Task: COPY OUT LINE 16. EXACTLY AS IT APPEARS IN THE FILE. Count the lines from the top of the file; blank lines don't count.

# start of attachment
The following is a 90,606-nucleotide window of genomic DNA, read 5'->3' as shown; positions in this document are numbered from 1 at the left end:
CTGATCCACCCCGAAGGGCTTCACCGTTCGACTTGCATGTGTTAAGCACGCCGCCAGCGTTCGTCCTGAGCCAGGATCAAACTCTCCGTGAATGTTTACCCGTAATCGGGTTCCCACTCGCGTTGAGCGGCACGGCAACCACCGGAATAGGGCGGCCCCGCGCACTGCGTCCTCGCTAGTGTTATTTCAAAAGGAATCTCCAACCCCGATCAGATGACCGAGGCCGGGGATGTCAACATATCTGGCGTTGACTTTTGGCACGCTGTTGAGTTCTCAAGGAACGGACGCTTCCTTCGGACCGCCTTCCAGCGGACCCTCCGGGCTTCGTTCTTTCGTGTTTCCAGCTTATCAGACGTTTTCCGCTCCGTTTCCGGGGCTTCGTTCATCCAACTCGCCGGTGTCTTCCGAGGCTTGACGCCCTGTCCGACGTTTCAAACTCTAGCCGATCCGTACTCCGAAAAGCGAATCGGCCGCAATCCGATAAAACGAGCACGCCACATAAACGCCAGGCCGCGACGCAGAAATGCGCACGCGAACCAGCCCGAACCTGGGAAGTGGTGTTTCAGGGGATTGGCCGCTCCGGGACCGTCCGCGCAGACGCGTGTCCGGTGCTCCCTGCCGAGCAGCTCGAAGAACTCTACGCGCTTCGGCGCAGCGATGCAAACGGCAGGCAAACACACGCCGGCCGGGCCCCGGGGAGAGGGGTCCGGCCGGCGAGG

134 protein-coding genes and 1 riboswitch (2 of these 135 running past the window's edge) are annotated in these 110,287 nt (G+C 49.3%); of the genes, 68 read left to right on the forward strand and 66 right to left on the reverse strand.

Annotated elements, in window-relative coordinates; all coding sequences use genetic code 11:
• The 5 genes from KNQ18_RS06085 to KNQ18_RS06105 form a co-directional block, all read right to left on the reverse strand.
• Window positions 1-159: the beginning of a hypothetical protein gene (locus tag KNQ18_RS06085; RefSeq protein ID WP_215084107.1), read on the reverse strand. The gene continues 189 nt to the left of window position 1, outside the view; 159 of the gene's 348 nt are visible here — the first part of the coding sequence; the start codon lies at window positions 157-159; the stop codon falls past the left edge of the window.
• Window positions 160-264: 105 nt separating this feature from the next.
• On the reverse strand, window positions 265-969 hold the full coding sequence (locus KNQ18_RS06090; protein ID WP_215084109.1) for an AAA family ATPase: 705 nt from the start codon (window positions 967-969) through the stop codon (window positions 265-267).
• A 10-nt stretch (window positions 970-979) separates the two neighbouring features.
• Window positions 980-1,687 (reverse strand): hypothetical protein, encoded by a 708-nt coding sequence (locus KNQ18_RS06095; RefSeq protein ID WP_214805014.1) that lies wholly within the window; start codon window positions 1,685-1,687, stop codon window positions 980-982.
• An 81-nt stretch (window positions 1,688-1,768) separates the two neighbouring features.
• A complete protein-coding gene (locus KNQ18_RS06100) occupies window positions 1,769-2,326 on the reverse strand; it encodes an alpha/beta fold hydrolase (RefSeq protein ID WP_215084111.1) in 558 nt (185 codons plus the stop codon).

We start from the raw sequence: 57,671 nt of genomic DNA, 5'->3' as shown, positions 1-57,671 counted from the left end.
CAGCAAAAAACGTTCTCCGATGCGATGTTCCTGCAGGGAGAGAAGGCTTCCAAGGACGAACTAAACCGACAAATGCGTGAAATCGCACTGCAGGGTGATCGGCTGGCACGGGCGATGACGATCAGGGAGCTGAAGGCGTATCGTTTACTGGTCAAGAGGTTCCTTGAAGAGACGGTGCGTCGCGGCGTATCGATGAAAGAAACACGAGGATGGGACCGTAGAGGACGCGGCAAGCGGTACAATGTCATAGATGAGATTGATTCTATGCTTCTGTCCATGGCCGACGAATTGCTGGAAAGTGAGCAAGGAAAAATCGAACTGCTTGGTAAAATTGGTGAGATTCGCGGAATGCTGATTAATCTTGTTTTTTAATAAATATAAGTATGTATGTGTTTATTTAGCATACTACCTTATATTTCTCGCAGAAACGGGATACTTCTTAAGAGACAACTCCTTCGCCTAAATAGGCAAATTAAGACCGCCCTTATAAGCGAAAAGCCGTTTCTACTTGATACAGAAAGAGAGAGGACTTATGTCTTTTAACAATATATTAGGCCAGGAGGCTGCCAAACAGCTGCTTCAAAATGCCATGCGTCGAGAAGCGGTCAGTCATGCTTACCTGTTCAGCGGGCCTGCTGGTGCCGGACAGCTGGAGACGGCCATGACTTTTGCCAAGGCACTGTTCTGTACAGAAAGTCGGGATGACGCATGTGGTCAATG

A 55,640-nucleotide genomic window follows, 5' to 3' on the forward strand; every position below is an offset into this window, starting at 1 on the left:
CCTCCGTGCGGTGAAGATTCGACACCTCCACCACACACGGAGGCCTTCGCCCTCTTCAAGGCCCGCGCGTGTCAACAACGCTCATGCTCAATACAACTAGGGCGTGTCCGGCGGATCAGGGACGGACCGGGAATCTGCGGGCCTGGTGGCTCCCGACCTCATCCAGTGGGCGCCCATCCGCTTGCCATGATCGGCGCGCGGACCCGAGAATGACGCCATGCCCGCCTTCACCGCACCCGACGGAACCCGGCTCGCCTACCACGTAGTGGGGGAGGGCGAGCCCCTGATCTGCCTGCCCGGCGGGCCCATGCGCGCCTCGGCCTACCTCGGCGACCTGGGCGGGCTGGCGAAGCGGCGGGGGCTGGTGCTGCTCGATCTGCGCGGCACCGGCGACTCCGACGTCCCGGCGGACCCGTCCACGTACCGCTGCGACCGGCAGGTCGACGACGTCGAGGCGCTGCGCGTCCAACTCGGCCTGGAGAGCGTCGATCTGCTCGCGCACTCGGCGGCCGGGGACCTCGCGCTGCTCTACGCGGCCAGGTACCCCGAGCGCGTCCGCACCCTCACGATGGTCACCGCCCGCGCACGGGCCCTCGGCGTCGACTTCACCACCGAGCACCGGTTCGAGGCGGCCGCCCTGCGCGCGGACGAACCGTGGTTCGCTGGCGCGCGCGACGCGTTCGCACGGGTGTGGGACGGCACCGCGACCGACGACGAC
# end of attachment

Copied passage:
CCTCCGTGCGGTGAAGATTCGACACCTCCACCACACACGGAGGCCTTCGCCCTCTTCAAGGCCCGCGCGTGTCAACAACGCTCATGCTCAATACAACTAGGGCGTGTCCGGCGGATCAGGGACGGACCGGGAATCTGCGGGCCTGGTGGCTCCCGACCTCATCCAGTGGGCGCCCATCCGCTTGCCATGATCGGCGCGCGGACCCGAGAATGACGCCATGCCCGCCTTCACCGCACCCGACGGAACCCGGCTCGCCTACCACGTAGTGGGGGAGGGCGAGCCCCTGATCTGCCTGCCCGGCGGGCCCATGCGCGCCTCGGCCTACCTCGGCGACCTGGGCGGGCTGGCGAAGCGGCGGGGGCTGGTGCTGCTCGATCTGCGCGGCACCGGCGACTCCGACGTCCCGGCGGACCCGTCCACGTACCGCTGCGACCGGCAGGTCGACGACGTCGAGGCGCTGCGCGTCCAACTCGGCCTGGAGAGCGTCGATCTGCTCGCGCACTCGGCGGCCGGGGACCTCGCGCTGCTCTACGCGGCCAGGTACCCCGAGCGCGTCCGCACCCTCACGATGGTCACCGCCCGCGCACGGGCCCTCGGCGTCGACTTCACCACCGAGCACCGGTTCGAGGCGGCCGCCCTGCGCGCGGACGAACCGTGGTTCGCTGGCGCGCGCGACGCGTTCGCACGGGTGTGGGACGGCACCGCGACCGACGACGAC